The Indian manager’s magic is slowly waning.
Earlier in June, Tata Motors, India’s largest auto company (by revenue), took a call to do away with roles like general manager, senior general manager, and deputy general manager to turn itself into a flatter organisation. The move came after the carmaker laid off 1,500 managerial-level employees in another round of restructuring in May 2017. In all, the hierarchy levels at Tata Motors will collapse to five, from 14 currently.
This isn’t a solitary case. Across India’s corporate landscape, managers are under pressure. Broadly, there are two factors at play. First, companies are looking to make organisation structures flatter. So, many are doing away with layers of hierarchy. The expectation is that managers will now lead specific functions, rather than just manage people.
The second factor is the rise of automation, especially in the information technology (IT) sector. With many processes getting automated and new technologies coming in, employees will need to re-skill and up-skill themselves. Those at the managerial level are the first to feel the heat. These workers, experts say, will have to unlearn old skills and learn new ones, which might be tedious for those who have been on the job for over 15 years.
Traditionally, Indian firms have been packed with layer-upon-layer of hierarchy. The model may have worked at some point, but it also slows down decision-making and communication.
Over the last few years, with a lukewarm economy, Indian firms have started focusing on shedding the flab from their organisational structures. That helped create flatter organisations, as fewer new jobs were created and companies looked to streamline existing roles.
From one perspective, traditional firms are moving towards a structure that resembles startups. ”Managers need to change from a generalist to a specialist role,” said Alka Dhingra, general manager at Teamlease, an HR services firm.
These changes would also require managers to re-examine how they deal with their teams. Managers will have to move away from a “paternalistic approach” to a role that is more like a mentor and guide, said Amit Nandkeolyar, a professor of organisational research at the Indian School of Business. “The top-down approach is not necessarily going to be the best one going forward. Managers will have to give their team members more responsibility and autonomy,” he said.
Flatter structures are also likely to become ubiquitous as automation takes hold. In October 2016, the World Bank estimated that some 69% of the jobs in India could be threatened by automation. Some of this transformation is already in evidence. In the IT industry, for instance, project managers will need extensive technology-specific training, which firms like Infosys have already begun.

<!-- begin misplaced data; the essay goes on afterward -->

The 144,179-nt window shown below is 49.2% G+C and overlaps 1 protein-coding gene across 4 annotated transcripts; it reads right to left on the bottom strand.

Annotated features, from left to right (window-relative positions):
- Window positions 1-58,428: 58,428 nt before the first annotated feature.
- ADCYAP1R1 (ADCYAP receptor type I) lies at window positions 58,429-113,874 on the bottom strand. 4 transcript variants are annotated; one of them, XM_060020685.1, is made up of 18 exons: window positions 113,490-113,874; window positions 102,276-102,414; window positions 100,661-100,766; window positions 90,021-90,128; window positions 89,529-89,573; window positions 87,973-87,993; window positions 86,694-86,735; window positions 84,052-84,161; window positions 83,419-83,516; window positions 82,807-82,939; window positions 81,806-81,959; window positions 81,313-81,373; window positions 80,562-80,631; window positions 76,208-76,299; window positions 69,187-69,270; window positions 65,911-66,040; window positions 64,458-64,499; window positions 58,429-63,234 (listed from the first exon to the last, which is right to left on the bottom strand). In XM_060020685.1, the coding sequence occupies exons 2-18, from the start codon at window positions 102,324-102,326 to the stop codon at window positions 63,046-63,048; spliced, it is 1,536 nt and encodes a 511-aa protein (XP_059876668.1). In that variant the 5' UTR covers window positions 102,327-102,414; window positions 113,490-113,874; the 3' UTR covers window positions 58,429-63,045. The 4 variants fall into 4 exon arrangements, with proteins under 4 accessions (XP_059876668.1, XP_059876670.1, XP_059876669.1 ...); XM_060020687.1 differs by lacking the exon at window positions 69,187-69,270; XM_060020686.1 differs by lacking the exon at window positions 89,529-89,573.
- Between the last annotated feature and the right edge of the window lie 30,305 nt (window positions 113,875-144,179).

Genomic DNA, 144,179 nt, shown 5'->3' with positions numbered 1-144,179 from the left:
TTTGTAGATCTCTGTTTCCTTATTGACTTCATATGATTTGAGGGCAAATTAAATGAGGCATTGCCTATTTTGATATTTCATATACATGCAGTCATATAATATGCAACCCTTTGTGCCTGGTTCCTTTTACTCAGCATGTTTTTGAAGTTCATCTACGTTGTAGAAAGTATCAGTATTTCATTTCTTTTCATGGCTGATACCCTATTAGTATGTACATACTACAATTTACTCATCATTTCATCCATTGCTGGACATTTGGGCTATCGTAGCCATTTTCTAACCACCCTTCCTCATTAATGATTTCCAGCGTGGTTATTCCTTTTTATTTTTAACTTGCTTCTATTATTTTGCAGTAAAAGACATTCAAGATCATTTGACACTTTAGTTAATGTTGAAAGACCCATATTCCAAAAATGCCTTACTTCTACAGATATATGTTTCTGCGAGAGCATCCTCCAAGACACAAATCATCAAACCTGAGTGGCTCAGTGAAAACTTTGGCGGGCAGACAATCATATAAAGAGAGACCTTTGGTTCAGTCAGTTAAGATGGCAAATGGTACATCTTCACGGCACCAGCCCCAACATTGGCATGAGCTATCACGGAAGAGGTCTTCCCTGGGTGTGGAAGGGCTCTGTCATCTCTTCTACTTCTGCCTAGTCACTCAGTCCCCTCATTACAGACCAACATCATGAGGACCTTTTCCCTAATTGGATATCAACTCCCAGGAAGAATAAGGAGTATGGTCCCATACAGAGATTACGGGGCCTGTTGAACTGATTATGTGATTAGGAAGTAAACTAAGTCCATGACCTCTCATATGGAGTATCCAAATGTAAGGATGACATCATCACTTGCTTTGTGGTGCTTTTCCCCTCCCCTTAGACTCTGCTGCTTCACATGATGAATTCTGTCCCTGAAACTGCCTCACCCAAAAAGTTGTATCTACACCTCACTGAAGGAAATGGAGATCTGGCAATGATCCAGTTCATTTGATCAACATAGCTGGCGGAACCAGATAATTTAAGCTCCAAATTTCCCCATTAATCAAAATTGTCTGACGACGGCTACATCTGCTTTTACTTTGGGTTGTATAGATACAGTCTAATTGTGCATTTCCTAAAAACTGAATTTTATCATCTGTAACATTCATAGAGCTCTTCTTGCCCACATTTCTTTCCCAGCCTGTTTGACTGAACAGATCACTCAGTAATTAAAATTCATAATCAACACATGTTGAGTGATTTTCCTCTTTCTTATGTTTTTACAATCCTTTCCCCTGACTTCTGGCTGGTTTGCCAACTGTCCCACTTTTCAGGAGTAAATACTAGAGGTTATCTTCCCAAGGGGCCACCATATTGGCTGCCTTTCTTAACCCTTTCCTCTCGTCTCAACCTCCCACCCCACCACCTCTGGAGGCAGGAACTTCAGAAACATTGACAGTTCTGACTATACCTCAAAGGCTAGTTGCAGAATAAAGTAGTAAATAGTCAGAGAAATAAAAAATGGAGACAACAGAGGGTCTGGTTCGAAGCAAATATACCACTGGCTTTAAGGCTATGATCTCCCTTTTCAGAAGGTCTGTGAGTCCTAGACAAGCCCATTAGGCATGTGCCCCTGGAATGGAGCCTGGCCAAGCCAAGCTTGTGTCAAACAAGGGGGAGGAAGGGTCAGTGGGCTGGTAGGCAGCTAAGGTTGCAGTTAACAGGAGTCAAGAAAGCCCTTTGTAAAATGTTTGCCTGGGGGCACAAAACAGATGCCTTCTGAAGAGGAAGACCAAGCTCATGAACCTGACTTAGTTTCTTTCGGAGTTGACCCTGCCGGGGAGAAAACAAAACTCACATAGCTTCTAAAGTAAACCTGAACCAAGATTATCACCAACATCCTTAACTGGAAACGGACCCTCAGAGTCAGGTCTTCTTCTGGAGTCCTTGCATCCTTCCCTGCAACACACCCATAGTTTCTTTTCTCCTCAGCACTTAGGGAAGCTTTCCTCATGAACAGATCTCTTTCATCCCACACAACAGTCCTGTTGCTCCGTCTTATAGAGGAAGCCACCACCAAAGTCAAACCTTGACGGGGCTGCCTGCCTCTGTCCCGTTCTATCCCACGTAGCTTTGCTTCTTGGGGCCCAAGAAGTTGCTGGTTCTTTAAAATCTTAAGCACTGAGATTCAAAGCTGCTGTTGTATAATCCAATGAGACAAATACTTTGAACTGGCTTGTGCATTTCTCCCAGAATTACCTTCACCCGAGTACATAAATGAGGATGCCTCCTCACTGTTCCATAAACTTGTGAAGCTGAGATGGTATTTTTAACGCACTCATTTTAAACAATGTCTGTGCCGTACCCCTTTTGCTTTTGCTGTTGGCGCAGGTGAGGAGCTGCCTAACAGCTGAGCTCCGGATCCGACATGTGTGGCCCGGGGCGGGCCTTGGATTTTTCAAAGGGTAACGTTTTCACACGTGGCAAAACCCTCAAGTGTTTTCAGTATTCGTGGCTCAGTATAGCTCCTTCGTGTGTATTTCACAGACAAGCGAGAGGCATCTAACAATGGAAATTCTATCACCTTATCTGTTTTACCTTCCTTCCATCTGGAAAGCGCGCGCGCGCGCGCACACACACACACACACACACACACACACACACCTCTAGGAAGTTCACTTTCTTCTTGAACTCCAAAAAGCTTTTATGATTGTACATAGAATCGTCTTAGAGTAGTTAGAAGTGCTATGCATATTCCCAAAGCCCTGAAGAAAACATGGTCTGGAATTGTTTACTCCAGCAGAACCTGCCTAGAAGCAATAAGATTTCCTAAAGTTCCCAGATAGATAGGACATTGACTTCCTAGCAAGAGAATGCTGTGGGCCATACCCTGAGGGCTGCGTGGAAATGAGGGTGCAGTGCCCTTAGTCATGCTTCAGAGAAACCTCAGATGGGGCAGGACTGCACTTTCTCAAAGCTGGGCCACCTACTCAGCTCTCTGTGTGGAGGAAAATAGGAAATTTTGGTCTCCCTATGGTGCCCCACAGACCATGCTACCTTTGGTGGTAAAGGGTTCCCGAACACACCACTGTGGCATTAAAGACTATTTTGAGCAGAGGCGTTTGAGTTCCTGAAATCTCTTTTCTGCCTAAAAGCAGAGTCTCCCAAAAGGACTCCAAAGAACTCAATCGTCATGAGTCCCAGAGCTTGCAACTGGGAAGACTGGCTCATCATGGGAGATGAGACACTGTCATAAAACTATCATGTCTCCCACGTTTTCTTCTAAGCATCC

“These machines are going to solve the problems that have been well-articulated. People have to be the problem finders, people have to be innovators,” Infosys CEO Vishal Sikka said in April (pdf).
When it comes to the IT industry, Infosys isn’t alone in focusing on re-skilling manager-level employees, who typically have at least a decade of experience.
“For mid-managers, it is necessary to brush up their domain skills because the pure people-management jobs will go down. And companies will critically look at people who aren’t adapting to those changes,” said Sangeeta Gupta, vice-president at Nasscom, the Indian IT industry body.
Over the next five years, India’s IT industry, which employs 3.9 million people, is looking to train (and re-train) some 2 million current and new employees. “The emphasis…is shifting from scale, which was the primary goal earlier, to skills,” Nasscom president R Chandrashekhar said earlier this year.
“Not only are firms looking at training new hires in the changing technologies, they are focusing on longer-term re-skilling and up-skilling,” said Rishabh Kaul, co-founder of Belong, a tech-based recruitment platform. “That’s because training freshers is easy, but those in the higher hierarchies would need a different approach.”
Managers, too, are realising the need to stay relevant. At Simplilearn, an online platform that has trained over 500,000 professionals globally, there are two major cohorts who sign up to learn new technologies: freshers and managers. “We see a lot of people in their mid-30s with experience between 10 and 20 years who are genuinely concerned about the new skills they have to learn, especially in areas like big data, cloud computing, and security,” said Kashyap Dalal, chief business officer of the San Francisco and Bengaluru-based company.
The era of the Indian manager, sitting in a swivel chair and managing people, is nearing its end.